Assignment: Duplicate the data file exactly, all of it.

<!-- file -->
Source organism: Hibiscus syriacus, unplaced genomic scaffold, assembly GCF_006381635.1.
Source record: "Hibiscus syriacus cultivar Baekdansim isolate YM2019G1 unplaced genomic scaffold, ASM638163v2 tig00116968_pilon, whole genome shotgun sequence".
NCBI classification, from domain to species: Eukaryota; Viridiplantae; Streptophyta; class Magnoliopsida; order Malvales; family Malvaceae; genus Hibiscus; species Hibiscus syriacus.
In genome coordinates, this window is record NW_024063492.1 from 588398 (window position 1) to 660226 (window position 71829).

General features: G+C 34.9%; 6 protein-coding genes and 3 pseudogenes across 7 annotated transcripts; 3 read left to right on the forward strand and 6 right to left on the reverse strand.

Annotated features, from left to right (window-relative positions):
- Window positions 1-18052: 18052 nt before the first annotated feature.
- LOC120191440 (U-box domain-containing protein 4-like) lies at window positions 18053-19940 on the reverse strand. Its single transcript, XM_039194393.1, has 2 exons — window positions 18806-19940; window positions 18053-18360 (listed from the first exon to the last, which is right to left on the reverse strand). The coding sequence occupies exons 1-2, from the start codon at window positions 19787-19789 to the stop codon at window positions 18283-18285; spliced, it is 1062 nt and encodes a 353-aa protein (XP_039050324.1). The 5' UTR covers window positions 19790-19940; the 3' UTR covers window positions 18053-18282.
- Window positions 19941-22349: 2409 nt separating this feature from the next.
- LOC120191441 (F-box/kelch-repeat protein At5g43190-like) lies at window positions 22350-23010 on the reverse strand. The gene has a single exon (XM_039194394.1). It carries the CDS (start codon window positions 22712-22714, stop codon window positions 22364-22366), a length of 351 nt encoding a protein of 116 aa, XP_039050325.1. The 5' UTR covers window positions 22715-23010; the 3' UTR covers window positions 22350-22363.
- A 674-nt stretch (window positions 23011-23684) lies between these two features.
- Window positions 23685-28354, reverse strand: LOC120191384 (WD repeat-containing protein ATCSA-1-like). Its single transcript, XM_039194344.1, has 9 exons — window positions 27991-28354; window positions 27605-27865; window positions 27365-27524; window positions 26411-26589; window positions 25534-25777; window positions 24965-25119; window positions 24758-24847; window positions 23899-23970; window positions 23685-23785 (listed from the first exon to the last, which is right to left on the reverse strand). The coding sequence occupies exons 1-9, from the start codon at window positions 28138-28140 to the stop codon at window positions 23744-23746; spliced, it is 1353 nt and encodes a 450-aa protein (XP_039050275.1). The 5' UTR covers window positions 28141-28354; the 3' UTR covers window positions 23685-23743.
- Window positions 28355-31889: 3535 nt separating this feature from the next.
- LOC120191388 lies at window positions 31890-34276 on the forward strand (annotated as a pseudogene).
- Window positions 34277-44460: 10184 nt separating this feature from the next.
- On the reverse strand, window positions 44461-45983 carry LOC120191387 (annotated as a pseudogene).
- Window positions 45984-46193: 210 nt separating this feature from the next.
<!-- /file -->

Source organism: Hibiscus syriacus, unplaced genomic scaffold, assembly GCF_006381635.1.
Source record: "Hibiscus syriacus cultivar Baekdansim isolate YM2019G1 unplaced genomic scaffold, ASM638163v2 tig00116968_pilon, whole genome shotgun sequence".
NCBI classification, from domain to species: Eukaryota; Viridiplantae; Streptophyta; class Magnoliopsida; order Malvales; family Malvaceae; genus Hibiscus; species Hibiscus syriacus.
In genome coordinates, this window is record NW_024063492.1 from 588398 (window position 1) to 660226 (window position 71829).

General features: G+C 34.9%; 6 protein-coding genes and 3 pseudogenes across 7 annotated transcripts; 3 read left to right on the forward strand and 6 right to left on the reverse strand.

Annotated features, from left to right (window-relative positions):
- Window positions 1-18052: 18052 nt before the first annotated feature.
- LOC120191440 (U-box domain-containing protein 4-like) lies at window positions 18053-19940 on the reverse strand. Its single transcript, XM_039194393.1, has 2 exons — window positions 18806-19940; window positions 18053-18360 (listed from the first exon to the last, which is right to left on the reverse strand). The coding sequence occupies exons 1-2, from the start codon at window positions 19787-19789 to the stop codon at window positions 18283-18285; spliced, it is 1062 nt and encodes a 353-aa protein (XP_039050324.1). The 5' UTR covers window positions 19790-19940; the 3' UTR covers window positions 18053-18282.
- Window positions 19941-22349: 2409 nt separating this feature from the next.
- LOC120191441 (F-box/kelch-repeat protein At5g43190-like) lies at window positions 22350-23010 on the reverse strand. The gene has a single exon (XM_039194394.1). It carries the CDS (start codon window positions 22712-22714, stop codon window positions 22364-22366), a length of 351 nt encoding a protein of 116 aa, XP_039050325.1. The 5' UTR covers window positions 22715-23010; the 3' UTR covers window positions 22350-22363.
- A 674-nt stretch (window positions 23011-23684) lies between these two features.
- Window positions 23685-28354, reverse strand: LOC120191384 (WD repeat-containing protein ATCSA-1-like). Its single transcript, XM_039194344.1, has 9 exons — window positions 27991-28354; window positions 27605-27865; window positions 27365-27524; window positions 26411-26589; window positions 25534-25777; window positions 24965-25119; window positions 24758-24847; window positions 23899-23970; window positions 23685-23785 (listed from the first exon to the last, which is right to left on the reverse strand). The coding sequence occupies exons 1-9, from the start codon at window positions 28138-28140 to the stop codon at window positions 23744-23746; spliced, it is 1353 nt and encodes a 450-aa protein (XP_039050275.1). The 5' UTR covers window positions 28141-28354; the 3' UTR covers window positions 23685-23743.
- Window positions 28355-31889: 3535 nt separating this feature from the next.
- LOC120191388 lies at window positions 31890-34276 on the forward strand (annotated as a pseudogene).
- Window positions 34277-44460: 10184 nt separating this feature from the next.
- On the reverse strand, window positions 44461-45983 carry LOC120191387 (annotated as a pseudogene).
- Window positions 45984-46193: 210 nt separating this feature from the next.